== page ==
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Joseph "Pleasant Gardens" McDowell

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Joseph McDowell
Nickname(s)Pleasant Gardens McDowell
Born(1758-02-25)February 25, 1758
Morganton, Rowan County, North Carolina
DiedMay 18, 1795(1795-05-18) (aged 37)
Burke County, North Carolina
Place of burial
AllegianceUnited States of America
Service/branchNorth Carolina militia
Years of service1776–1782
Unit2nd Rowan County Regiment (1776–1778), Burke County Regiment (1777–1782)
Spouse(s)Mary Moffet McDowell Carson
RelationsColonel Joseph McDowell Jr. (cousin)
General Charles McDowell (cousin)

Joseph "Pleasant Gardens" McDowell (February 25, 1758 – May 18, 1795) was an American lawyer, soldier, and statesman from Morganton, North Carolina.

His estate was named "Pleasant Gardens", and he was nicknamed "Pleasant Gardens" Joe to distinguish him from his cousin, Joseph "Quaker Meadows" McDowell. The two men are not always clearly distinguished in historical records: both were at the 1780 Battle of Kings Mountain, one as a major leading the Burke County militia, and the other in a subordinate role as a captain. Although "Quaker Meadows" Joe is usually hailed as the Major McDowell who was the hero of the battle, some descendants of "Pleasant Gardens" Joe maintain that it was their ancestor who led the Burke County militia, a claim which is contradicted by contemporary evidence.[1][2][3]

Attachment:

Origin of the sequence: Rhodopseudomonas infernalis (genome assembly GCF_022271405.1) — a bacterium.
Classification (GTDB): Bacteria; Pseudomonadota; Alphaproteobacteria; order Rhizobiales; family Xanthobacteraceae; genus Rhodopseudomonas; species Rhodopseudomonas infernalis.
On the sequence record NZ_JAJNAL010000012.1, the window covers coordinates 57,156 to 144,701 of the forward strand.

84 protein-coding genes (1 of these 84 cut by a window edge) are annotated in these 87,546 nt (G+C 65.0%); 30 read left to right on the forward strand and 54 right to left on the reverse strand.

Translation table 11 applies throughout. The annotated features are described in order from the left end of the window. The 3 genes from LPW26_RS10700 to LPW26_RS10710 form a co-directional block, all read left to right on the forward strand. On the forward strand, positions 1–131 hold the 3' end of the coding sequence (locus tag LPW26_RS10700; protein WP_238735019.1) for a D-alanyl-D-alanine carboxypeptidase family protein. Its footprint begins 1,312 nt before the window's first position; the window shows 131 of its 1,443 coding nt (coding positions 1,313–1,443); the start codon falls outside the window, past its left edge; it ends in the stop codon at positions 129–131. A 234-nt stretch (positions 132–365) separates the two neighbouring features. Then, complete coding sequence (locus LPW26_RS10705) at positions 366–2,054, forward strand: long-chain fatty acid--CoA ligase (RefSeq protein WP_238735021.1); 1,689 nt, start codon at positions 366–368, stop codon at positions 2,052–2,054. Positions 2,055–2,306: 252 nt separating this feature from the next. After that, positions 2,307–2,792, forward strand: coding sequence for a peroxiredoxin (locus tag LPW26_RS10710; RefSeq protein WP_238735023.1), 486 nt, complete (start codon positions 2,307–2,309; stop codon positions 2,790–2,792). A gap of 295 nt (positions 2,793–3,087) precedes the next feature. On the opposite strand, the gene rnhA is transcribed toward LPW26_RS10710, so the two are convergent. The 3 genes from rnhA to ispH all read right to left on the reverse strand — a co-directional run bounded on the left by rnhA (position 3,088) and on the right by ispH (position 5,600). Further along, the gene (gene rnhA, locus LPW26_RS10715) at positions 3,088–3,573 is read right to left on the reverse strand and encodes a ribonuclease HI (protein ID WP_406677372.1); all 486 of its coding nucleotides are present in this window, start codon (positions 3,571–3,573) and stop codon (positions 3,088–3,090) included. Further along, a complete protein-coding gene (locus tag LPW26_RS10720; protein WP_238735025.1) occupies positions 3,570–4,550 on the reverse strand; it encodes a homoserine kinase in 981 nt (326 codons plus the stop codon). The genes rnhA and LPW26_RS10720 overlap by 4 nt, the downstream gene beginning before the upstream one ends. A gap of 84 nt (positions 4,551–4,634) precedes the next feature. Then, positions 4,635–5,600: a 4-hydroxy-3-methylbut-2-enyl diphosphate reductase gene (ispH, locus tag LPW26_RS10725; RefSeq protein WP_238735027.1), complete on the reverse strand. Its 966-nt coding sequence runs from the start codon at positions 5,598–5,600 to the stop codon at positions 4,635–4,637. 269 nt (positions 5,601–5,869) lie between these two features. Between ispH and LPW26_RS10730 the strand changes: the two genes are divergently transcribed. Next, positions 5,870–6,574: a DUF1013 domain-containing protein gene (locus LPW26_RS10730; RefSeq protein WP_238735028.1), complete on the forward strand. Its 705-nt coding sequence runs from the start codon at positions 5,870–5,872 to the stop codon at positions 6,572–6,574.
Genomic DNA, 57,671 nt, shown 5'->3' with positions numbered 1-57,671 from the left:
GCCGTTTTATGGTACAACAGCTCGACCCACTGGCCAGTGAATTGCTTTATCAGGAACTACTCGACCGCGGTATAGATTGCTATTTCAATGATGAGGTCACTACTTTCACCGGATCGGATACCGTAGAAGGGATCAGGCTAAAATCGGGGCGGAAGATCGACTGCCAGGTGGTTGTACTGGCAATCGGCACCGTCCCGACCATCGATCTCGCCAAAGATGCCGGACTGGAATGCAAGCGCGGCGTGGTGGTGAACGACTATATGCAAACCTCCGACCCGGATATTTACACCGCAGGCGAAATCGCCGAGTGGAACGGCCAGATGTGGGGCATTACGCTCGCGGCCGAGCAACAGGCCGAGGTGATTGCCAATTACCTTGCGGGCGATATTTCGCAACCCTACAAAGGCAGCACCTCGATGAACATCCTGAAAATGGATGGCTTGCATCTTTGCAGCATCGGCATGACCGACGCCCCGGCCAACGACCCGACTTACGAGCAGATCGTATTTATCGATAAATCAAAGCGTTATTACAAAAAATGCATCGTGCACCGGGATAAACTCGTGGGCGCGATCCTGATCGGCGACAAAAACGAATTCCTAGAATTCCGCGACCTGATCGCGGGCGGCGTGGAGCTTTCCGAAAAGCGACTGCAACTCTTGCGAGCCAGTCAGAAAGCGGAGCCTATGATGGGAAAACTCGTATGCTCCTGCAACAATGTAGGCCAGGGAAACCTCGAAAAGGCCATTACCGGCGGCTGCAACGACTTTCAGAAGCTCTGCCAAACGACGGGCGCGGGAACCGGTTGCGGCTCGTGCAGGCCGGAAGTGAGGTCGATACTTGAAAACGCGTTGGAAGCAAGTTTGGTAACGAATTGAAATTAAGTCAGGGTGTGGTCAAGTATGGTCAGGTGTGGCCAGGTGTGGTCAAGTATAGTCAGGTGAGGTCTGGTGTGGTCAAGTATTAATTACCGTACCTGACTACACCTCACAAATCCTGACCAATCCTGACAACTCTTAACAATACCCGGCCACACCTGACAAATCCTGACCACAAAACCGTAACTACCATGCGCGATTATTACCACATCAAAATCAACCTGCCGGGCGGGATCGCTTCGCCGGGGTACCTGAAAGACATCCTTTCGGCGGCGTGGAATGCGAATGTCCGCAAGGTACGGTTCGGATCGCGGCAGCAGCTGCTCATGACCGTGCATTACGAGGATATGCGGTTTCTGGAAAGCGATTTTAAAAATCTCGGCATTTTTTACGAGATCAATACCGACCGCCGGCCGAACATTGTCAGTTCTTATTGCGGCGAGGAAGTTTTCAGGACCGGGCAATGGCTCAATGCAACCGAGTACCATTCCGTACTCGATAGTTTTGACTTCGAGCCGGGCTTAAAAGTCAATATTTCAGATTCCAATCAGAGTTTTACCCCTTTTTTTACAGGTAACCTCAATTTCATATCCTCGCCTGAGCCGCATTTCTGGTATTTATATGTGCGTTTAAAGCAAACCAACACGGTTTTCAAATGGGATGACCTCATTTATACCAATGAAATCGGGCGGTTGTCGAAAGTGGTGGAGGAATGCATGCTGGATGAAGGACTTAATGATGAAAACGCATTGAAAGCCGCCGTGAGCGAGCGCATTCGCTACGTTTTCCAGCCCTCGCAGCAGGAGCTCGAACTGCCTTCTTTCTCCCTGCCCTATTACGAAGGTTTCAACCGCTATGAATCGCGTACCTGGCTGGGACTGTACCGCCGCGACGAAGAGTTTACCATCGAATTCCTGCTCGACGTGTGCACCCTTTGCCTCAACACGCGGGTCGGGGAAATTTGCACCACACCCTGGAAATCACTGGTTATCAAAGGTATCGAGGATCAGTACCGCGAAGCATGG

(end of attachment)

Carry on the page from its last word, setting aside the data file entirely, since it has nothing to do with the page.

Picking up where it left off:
"Pleasant Gardens" McDowell was later appointed a North Carolina militia general, and served in the 3rd United States Congress from 1793 to 1795. However, these accomplishments are sometimes credited to Joseph "Quaker Meadows" McDowell, although the Dictionary of American Biography notes that the Congressional directory may be correct.[4]

He was a delegate from Burke County to both the Hillsborough Convention of 1788 and the Fayetteville Convention of 1789 that approved the United States Constitution.[5]

McDowell died on May 18, 1795, on his estate in what was Burke County, North Carolina, but is now part of McDowell County, North Carolina.


  1. ^ Lewis, J.D. "Captain Joseph McDowell". The American Revolution in North Carolina. Retrieved March 30, 2019.
  2. ^ Dictionary of American Biography
  3. ^ "North Carolina Highway Marker N-4, Pleasant Gardens". NCMarkers.com. Retrieved October 17, 2019.
  4. ^ "Congressional biography, Joseph McDowell". Retrieved March 30, 2019.
  5. ^ "Minutes of the North Carolina Constitutional Convention at Fayetteville". Documenting the South. 1789. Retrieved July 23, 2019.
U.S. House of Representatives
Preceded by Member of the U.S. House of Representatives
from North Carolina's 1st congressional district

Succeeded by